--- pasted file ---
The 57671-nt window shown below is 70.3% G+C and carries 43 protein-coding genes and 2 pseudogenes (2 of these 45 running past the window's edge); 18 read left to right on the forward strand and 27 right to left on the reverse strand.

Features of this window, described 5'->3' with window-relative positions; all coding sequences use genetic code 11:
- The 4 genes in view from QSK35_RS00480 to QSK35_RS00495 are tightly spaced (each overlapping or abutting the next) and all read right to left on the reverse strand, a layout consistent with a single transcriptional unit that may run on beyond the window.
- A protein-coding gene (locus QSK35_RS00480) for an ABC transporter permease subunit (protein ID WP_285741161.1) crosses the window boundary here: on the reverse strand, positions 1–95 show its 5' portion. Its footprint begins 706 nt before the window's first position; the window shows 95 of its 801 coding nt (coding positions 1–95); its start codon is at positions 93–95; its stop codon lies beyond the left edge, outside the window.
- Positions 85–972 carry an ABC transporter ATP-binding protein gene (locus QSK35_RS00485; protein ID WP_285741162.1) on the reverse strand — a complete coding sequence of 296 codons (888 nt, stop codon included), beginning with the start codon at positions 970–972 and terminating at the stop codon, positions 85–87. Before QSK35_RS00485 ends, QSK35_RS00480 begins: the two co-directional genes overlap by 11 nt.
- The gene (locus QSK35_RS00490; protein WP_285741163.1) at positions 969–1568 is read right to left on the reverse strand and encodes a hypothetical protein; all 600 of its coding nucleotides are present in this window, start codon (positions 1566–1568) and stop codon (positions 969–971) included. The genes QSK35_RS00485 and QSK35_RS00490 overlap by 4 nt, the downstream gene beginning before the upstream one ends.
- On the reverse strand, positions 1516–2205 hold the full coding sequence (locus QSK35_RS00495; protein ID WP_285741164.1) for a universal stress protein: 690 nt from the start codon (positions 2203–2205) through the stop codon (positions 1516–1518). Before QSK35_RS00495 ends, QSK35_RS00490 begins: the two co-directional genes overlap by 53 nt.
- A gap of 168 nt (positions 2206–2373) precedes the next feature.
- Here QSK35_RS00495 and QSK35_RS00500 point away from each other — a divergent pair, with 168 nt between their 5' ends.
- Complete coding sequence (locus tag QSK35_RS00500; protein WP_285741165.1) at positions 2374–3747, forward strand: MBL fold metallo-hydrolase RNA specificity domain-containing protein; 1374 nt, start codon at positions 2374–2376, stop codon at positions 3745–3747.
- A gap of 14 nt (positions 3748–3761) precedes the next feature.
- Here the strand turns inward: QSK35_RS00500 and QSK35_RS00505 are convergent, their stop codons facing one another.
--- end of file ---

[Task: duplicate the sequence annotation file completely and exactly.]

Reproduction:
The 57671-nt window shown below is 70.3% G+C and carries 43 protein-coding genes and 2 pseudogenes (2 of these 45 running past the window's edge); 18 read left to right on the forward strand and 27 right to left on the reverse strand.

Features of this window, described 5'->3' with window-relative positions; all coding sequences use genetic code 11:
- The 4 genes in view from QSK35_RS00480 to QSK35_RS00495 are tightly spaced (each overlapping or abutting the next) and all read right to left on the reverse strand, a layout consistent with a single transcriptional unit that may run on beyond the window.
- A protein-coding gene (locus QSK35_RS00480) for an ABC transporter permease subunit (protein ID WP_285741161.1) crosses the window boundary here: on the reverse strand, positions 1–95 show its 5' portion. Its footprint begins 706 nt before the window's first position; the window shows 95 of its 801 coding nt (coding positions 1–95); its start codon is at positions 93–95; its stop codon lies beyond the left edge, outside the window.
- Positions 85–972 carry an ABC transporter ATP-binding protein gene (locus QSK35_RS00485; protein ID WP_285741162.1) on the reverse strand — a complete coding sequence of 296 codons (888 nt, stop codon included), beginning with the start codon at positions 970–972 and terminating at the stop codon, positions 85–87. Before QSK35_RS00485 ends, QSK35_RS00480 begins: the two co-directional genes overlap by 11 nt.
- The gene (locus QSK35_RS00490; protein WP_285741163.1) at positions 969–1568 is read right to left on the reverse strand and encodes a hypothetical protein; all 600 of its coding nucleotides are present in this window, start codon (positions 1566–1568) and stop codon (positions 969–971) included. The genes QSK35_RS00485 and QSK35_RS00490 overlap by 4 nt, the downstream gene beginning before the upstream one ends.
- On the reverse strand, positions 1516–2205 hold the full coding sequence (locus QSK35_RS00495; protein ID WP_285741164.1) for a universal stress protein: 690 nt from the start codon (positions 2203–2205) through the stop codon (positions 1516–1518). Before QSK35_RS00495 ends, QSK35_RS00490 begins: the two co-directional genes overlap by 53 nt.
- A gap of 168 nt (positions 2206–2373) precedes the next feature.
- Here QSK35_RS00495 and QSK35_RS00500 point away from each other — a divergent pair, with 168 nt between their 5' ends.
- Complete coding sequence (locus tag QSK35_RS00500; protein WP_285741165.1) at positions 2374–3747, forward strand: MBL fold metallo-hydrolase RNA specificity domain-containing protein; 1374 nt, start codon at positions 2374–2376, stop codon at positions 3745–3747.
- A gap of 14 nt (positions 3748–3761) precedes the next feature.
- Here the strand turns inward: QSK35_RS00500 and QSK35_RS00505 are convergent, their stop codons facing one another.